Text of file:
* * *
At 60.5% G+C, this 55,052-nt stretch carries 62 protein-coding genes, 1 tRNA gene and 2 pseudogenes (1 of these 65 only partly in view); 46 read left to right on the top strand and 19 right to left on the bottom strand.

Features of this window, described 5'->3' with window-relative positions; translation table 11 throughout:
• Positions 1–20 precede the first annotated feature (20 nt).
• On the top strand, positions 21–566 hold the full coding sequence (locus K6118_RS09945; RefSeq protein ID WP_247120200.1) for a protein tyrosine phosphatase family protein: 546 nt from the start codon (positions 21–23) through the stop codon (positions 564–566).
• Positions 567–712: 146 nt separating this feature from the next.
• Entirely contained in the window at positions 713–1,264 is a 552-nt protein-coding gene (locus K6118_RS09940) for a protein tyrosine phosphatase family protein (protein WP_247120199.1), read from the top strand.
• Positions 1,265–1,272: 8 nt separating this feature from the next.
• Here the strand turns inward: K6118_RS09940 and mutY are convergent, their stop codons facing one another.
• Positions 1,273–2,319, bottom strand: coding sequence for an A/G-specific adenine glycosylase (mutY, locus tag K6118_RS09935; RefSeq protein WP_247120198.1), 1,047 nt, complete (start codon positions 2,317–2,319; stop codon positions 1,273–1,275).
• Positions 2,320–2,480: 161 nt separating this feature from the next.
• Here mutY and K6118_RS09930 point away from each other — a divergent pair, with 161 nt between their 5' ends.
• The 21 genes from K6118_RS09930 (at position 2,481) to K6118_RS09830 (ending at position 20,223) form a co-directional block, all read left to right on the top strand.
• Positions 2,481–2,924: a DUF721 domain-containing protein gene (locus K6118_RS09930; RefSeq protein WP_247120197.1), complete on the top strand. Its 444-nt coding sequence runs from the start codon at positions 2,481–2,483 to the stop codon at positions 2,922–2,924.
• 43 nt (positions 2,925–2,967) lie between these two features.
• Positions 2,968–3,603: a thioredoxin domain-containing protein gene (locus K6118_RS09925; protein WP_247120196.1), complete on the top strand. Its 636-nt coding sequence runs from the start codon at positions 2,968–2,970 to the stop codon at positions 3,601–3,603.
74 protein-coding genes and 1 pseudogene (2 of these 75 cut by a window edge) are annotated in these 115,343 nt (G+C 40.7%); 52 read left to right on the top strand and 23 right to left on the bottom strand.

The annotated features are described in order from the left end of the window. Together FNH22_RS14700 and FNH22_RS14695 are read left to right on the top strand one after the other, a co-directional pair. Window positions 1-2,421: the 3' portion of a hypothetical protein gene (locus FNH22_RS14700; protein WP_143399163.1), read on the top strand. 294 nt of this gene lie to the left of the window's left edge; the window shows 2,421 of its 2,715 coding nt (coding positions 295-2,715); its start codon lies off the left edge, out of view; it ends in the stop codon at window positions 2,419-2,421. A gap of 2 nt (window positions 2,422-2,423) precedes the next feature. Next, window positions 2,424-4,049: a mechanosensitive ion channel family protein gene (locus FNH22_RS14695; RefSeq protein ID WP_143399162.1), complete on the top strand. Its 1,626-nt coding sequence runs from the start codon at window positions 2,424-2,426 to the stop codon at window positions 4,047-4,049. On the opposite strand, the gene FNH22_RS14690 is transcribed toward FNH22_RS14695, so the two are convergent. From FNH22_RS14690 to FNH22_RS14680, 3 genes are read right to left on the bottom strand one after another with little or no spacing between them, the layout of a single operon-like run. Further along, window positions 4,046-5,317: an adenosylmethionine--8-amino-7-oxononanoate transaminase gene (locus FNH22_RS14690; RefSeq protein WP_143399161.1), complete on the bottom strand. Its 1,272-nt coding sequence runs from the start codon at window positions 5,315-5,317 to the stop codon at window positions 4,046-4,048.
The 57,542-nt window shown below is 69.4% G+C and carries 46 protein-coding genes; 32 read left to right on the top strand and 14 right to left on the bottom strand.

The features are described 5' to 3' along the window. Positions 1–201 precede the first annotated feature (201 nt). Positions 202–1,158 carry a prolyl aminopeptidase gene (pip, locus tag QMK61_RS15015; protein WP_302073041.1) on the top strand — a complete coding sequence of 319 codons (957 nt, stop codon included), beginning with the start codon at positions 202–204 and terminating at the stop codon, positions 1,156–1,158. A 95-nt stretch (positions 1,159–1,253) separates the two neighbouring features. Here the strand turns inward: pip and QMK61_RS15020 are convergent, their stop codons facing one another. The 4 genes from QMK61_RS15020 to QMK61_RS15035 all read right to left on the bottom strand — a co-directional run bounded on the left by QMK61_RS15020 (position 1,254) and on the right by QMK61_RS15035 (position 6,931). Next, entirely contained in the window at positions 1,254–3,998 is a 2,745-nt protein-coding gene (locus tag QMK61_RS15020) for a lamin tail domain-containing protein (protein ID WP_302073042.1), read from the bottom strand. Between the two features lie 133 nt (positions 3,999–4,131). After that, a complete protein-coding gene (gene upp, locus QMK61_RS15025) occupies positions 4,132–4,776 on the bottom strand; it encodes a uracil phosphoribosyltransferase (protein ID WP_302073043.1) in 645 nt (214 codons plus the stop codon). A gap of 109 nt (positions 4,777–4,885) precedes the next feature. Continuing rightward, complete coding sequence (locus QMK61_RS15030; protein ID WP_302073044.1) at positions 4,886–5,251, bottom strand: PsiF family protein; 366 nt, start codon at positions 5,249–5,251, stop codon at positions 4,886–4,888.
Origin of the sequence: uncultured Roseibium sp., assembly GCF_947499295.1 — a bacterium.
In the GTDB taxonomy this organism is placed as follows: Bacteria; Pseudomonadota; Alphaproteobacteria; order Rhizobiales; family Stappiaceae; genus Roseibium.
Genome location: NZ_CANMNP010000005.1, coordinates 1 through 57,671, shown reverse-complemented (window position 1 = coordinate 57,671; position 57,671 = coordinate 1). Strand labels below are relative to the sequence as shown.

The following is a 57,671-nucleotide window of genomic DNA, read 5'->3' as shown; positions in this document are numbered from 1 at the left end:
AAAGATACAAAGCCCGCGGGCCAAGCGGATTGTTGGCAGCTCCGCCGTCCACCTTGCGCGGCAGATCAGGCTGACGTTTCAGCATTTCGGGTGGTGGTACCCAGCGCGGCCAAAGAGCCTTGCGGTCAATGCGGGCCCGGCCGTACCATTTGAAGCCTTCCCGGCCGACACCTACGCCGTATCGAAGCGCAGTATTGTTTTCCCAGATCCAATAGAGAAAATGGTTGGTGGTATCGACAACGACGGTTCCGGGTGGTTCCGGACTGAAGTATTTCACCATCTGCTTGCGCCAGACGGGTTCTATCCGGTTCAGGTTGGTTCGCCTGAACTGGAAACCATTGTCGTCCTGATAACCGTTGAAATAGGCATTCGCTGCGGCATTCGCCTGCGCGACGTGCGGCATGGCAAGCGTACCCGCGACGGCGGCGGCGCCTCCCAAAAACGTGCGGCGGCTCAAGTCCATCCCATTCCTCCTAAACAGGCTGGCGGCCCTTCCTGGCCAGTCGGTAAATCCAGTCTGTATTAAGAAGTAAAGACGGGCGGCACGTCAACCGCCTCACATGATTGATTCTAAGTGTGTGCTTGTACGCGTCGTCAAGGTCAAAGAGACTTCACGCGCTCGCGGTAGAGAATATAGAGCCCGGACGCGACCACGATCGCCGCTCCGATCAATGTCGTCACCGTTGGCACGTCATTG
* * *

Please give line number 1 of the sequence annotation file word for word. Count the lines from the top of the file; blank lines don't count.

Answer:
At 60.5% G+C, this 55,052-nt stretch carries 62 protein-coding genes, 1 tRNA gene and 2 pseudogenes (1 of these 65 only partly in view); 46 read left to right on the top strand and 19 right to left on the bottom strand.